Torture and murder were young Till’s reward. Wealth, fame and elective office belonged to Trump. As Haberman lays out, every stage of “The Donald’s” life has been filled with lies, double-dealing, and a political philosophy we used to kindly call “kneeling to the lowest level.” . Because his style is fast-paced, the reader finds himself following the story, only pausing occasionally to gasp that Trump isn’t just a character. He’s a real person, on lists with Lincoln, Obama, the Roosevelts, Kennedy and Johnson.

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I spent 35 years on the editorial board of this journal and 25 years as editor. It is impossible to remember another public figure in American life who even begins to compare himself to Trump or his coterie of thieves and crooks. This would include Joe McCarthy, Richard Nixon and Rush Limbaugh.

A final thought: in the film. Danielle Deadwyler’s portrayal of Grandma Till-Mobley is a true profile of courage, perhaps one of the most similar portrayals in Hollywood history. She stands in stark contrast to Haberman’s Trump, who is a pathetic profile in wickedness. I don’t know if I recommend reading “Confidence Man”; but I certainly thank Maggie Haberman for writing it. His work also requires courage.

Keith L. Runyon retired in 2012 as the editorial page editor and managing editor of the Courier Journal.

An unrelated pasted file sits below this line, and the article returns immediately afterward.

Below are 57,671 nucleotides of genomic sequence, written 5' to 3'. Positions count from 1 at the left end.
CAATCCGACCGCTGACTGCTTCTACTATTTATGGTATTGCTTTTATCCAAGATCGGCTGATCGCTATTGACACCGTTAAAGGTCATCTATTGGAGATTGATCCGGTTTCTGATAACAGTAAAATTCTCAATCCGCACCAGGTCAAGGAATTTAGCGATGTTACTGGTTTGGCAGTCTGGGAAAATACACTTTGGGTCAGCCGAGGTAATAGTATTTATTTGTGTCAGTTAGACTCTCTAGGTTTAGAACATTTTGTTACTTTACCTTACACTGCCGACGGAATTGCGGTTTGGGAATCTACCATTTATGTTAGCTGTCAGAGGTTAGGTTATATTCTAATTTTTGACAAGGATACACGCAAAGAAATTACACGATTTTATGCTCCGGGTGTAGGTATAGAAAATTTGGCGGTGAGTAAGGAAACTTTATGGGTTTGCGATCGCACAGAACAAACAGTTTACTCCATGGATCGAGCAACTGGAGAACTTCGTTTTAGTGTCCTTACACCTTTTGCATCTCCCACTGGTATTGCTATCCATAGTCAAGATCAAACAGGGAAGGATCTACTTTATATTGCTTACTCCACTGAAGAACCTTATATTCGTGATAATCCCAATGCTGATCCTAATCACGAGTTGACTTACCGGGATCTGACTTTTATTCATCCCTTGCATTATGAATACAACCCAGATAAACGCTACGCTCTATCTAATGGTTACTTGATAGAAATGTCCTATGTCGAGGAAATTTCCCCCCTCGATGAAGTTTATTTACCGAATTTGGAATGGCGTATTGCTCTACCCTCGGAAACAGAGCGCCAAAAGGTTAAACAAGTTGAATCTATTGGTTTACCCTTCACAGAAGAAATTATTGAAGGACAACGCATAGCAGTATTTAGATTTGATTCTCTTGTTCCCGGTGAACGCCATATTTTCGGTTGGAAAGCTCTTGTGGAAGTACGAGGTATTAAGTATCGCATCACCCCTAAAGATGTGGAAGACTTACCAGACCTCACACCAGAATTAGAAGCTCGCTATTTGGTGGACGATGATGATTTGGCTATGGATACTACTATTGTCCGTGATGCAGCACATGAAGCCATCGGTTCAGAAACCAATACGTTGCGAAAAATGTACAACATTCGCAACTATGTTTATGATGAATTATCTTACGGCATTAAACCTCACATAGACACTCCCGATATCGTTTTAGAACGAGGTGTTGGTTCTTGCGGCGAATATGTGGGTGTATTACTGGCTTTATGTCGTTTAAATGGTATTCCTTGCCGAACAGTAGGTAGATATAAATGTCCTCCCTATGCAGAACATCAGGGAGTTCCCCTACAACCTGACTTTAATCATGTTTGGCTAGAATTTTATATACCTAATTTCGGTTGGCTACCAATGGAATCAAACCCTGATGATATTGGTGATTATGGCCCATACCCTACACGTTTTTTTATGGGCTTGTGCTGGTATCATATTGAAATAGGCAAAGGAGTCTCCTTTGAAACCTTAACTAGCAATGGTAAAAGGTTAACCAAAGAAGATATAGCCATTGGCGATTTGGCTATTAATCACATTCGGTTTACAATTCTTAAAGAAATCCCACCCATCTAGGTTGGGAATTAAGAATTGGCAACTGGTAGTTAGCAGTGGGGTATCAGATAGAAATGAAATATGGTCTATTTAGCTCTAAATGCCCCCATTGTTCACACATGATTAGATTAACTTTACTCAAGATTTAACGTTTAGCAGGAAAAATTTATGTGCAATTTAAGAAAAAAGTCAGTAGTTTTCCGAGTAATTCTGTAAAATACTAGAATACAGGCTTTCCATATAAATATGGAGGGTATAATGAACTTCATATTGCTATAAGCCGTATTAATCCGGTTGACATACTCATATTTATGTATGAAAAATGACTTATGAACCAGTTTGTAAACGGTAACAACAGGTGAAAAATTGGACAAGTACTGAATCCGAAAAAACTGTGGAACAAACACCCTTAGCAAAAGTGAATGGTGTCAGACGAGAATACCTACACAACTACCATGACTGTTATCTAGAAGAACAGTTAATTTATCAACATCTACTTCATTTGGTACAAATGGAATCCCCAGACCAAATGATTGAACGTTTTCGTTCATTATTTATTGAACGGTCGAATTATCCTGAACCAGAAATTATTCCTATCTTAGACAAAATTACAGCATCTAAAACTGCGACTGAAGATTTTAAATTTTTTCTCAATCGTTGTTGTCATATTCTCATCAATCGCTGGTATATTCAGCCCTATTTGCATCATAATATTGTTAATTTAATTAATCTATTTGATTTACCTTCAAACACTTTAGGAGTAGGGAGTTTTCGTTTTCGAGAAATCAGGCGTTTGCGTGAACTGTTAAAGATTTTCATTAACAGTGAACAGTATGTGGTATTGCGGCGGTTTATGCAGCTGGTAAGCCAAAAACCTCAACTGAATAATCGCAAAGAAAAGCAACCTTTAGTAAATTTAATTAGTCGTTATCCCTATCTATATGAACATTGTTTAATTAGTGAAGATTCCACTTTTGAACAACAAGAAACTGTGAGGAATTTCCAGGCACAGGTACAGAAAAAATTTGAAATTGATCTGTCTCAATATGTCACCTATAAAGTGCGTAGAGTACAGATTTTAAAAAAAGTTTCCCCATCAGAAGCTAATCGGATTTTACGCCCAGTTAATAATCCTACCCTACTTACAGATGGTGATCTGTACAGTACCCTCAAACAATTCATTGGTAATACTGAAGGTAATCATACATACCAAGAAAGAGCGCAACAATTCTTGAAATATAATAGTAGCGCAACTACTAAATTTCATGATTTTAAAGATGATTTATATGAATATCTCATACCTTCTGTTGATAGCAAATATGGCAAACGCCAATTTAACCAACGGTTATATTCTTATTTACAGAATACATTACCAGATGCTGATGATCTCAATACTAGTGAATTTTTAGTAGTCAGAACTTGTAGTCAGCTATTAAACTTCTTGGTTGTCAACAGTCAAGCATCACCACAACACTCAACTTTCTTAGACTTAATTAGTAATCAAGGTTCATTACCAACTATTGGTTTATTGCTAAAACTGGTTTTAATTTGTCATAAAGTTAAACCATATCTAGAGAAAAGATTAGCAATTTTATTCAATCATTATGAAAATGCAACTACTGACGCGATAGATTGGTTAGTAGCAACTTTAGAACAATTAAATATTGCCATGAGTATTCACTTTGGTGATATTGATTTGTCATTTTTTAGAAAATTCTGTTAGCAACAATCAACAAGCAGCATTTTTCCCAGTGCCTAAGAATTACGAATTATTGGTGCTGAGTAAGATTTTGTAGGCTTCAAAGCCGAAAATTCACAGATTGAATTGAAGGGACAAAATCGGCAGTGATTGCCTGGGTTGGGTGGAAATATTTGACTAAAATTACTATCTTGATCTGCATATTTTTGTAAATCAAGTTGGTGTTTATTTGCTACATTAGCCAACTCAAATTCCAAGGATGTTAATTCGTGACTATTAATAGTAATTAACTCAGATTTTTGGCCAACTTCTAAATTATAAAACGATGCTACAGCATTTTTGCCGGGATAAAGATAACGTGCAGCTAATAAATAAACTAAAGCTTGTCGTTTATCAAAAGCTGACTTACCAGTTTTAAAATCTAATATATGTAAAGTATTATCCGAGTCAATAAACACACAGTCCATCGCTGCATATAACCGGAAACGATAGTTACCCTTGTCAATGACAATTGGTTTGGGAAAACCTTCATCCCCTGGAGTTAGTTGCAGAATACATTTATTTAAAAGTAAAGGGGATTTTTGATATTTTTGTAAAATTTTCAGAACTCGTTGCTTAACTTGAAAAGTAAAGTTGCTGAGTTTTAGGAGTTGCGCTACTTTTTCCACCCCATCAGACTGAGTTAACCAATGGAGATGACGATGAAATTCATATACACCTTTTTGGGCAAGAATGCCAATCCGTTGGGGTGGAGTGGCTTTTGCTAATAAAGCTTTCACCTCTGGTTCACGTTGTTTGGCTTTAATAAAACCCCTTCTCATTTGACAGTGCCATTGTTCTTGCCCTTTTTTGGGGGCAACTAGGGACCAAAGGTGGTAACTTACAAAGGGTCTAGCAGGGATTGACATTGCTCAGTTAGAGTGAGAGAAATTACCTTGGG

The University of Louisville, Kentucky Authors’ Forum Presents: Maggie Haberman and Laura Coates

WHAT: The University of Louisville Kentucky Authors’ Forum event features Maggie Haberman, New York Times Pulitzer Prize-winning journalist and author of “Confidence Man: The Making of Donald Trump and the Breaking of America,” in conversation with CNN Senior Legal Analyst and Sirius XM Radio Host Laura Coates. US Representative John Yarmuth will be the master of ceremonies

WHERE: Kentucky Center, 501 W. Main St.

WHEN: Wine and cheese reception, Carmichael’s book sale in the lobby, 5 p.m.; Chat with Maggie Haberman and Laura Coates, live video, in the North Hall, 6 p.m.; Audience Q&A, live video in North Hall, 7 p.m.; Special dinner honoring Maggie Haberman and Laura Coates at the Muhammad Ali Center, 144 N. 6th St., 7:30 p.m.

TICKETS: Package $15 including all evening events before 7:30 p.m.; The $124 package includes all events plus dinner. ($40 tax-deductible contribution to the nonprofit Kentucky Authors Forum)

MORE INFORMATION: Tickets are on sale at the Kentucky Center, by calling 502-584-7777 or by visiting

What is the Kentucky Author Forum?

The University of Louisville, Ky., Authors’ Forum is made available to PBS member stations nationwide under the title “Great Conversations.” KAF is Louisville’s only nationally broadcast cultural program. Forums are also recorded as podcast episodes, called “Great Podversations”, which is distributed by Louisville Public Media and available on iTunes, NPR, Spotify, Stitcher and most other podcast apps.

The Kentucky Author Forum series is produced by Mary Moss Greenebaum and is sponsored by the Owsley Brown II family, Bittners and LDG Development. Other partners include Carmichael’s Bookstore, The Courier Journal, Kentucky Center for Performing Arts, KET and Louisville Public Media.